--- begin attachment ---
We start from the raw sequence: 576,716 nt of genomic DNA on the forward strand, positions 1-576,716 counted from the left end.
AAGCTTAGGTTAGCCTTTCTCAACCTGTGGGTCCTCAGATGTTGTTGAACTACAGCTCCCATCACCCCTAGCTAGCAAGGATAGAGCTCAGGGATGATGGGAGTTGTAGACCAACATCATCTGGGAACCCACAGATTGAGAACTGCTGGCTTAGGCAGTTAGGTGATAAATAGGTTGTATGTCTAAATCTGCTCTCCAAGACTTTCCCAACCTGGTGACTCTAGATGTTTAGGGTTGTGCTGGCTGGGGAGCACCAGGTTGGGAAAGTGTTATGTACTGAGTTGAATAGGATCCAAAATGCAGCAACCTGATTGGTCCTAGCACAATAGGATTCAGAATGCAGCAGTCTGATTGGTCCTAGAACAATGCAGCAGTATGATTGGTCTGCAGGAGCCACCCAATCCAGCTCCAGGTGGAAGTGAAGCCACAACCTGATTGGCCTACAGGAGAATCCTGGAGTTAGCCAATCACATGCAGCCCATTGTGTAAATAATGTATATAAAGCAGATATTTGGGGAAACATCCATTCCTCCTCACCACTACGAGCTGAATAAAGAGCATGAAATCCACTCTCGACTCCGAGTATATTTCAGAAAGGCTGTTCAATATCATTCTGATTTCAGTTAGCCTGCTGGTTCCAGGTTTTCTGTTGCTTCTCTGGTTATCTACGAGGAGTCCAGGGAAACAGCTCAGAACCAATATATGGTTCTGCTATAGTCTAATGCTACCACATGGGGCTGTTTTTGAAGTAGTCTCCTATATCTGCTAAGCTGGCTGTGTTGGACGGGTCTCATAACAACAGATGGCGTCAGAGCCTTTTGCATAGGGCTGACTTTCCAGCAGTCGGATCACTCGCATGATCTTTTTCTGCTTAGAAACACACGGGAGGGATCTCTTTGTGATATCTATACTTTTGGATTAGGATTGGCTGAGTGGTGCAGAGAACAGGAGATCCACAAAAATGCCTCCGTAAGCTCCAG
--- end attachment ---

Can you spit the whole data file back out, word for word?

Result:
We start from the raw sequence: 576,716 nt of genomic DNA on the forward strand, positions 1-576,716 counted from the left end.
AAGCTTAGGTTAGCCTTTCTCAACCTGTGGGTCCTCAGATGTTGTTGAACTACAGCTCCCATCACCCCTAGCTAGCAAGGATAGAGCTCAGGGATGATGGGAGTTGTAGACCAACATCATCTGGGAACCCACAGATTGAGAACTGCTGGCTTAGGCAGTTAGGTGATAAATAGGTTGTATGTCTAAATCTGCTCTCCAAGACTTTCCCAACCTGGTGACTCTAGATGTTTAGGGTTGTGCTGGCTGGGGAGCACCAGGTTGGGAAAGTGTTATGTACTGAGTTGAATAGGATCCAAAATGCAGCAACCTGATTGGTCCTAGCACAATAGGATTCAGAATGCAGCAGTCTGATTGGTCCTAGAACAATGCAGCAGTATGATTGGTCTGCAGGAGCCACCCAATCCAGCTCCAGGTGGAAGTGAAGCCACAACCTGATTGGCCTACAGGAGAATCCTGGAGTTAGCCAATCACATGCAGCCCATTGTGTAAATAATGTATATAAAGCAGATATTTGGGGAAACATCCATTCCTCCTCACCACTACGAGCTGAATAAAGAGCATGAAATCCACTCTCGACTCCGAGTATATTTCAGAAAGGCTGTTCAATATCATTCTGATTTCAGTTAGCCTGCTGGTTCCAGGTTTTCTGTTGCTTCTCTGGTTATCTACGAGGAGTCCAGGGAAACAGCTCAGAACCAATATATGGTTCTGCTATAGTCTAATGCTACCACATGGGGCTGTTTTTGAAGTAGTCTCCTATATCTGCTAAGCTGGCTGTGTTGGACGGGTCTCATAACAACAGATGGCGTCAGAGCCTTTTGCATAGGGCTGACTTTCCAGCAGTCGGATCACTCGCATGATCTTTTTCTGCTTAGAAACACACGGGAGGGATCTCTTTGTGATATCTATACTTTTGGATTAGGATTGGCTGAGTGGTGCAGAGAACAGGAGATCCACAAAAATGCCTCCGTAAGCTCCAG